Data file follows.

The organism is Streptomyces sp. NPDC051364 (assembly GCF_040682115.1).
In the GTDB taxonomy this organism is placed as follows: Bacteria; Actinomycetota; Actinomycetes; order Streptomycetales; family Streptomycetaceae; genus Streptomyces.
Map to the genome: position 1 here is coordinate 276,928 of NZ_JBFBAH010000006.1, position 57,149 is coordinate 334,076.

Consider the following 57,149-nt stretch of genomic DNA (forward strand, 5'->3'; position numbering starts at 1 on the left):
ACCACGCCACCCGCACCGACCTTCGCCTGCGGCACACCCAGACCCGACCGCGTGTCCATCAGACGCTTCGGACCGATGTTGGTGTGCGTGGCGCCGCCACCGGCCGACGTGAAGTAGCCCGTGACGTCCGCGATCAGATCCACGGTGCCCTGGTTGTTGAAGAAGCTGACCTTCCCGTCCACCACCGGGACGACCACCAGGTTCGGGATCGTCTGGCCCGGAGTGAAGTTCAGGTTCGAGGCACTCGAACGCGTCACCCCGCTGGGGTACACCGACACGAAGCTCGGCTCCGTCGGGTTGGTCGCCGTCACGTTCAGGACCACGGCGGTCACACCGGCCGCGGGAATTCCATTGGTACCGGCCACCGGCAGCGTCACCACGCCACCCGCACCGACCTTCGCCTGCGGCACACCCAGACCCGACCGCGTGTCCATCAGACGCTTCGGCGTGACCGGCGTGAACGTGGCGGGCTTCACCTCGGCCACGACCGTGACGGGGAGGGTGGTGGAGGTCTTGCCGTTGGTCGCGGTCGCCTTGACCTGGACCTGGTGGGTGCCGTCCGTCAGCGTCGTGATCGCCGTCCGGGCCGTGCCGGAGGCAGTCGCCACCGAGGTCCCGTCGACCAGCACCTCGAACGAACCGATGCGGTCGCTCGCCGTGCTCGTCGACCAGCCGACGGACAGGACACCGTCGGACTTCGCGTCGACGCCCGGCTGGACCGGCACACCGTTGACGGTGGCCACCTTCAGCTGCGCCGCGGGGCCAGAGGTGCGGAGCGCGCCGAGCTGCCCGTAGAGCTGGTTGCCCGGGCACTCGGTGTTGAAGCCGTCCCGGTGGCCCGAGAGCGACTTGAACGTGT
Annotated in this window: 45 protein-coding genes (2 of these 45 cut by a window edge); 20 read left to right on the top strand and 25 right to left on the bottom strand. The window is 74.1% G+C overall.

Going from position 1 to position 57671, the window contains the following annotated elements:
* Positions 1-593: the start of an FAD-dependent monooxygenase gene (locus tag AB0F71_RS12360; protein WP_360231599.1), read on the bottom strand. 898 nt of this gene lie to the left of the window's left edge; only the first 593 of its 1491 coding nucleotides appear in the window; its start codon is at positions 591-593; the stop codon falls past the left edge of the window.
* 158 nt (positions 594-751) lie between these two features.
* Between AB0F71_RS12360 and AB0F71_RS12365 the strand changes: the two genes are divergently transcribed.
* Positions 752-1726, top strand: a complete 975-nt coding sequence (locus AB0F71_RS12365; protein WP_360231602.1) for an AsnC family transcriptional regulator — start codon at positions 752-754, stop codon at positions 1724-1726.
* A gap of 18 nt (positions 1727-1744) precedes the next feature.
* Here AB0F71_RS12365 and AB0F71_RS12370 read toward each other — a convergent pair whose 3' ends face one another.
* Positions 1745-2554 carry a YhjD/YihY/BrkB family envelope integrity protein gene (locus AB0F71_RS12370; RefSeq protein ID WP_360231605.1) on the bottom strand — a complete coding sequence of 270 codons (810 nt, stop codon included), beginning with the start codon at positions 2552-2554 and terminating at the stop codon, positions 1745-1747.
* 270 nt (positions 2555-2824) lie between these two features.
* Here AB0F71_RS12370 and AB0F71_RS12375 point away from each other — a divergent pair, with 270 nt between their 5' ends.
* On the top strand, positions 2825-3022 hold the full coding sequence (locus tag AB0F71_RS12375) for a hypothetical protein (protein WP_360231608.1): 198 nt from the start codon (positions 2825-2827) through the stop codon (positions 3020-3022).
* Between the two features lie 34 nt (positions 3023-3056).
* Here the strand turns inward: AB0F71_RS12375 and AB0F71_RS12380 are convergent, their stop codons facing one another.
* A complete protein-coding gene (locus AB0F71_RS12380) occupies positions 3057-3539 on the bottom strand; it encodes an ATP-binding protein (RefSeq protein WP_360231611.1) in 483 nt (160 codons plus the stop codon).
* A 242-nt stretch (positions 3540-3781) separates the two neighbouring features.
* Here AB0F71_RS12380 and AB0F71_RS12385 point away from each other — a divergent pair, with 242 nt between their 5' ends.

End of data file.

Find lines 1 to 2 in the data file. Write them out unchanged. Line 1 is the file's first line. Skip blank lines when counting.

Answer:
The organism is Streptomyces sp. NPDC051364 (assembly GCF_040682115.1).
In the GTDB taxonomy this organism is placed as follows: Bacteria; Actinomycetota; Actinomycetes; order Streptomycetales; family Streptomycetaceae; genus Streptomyces.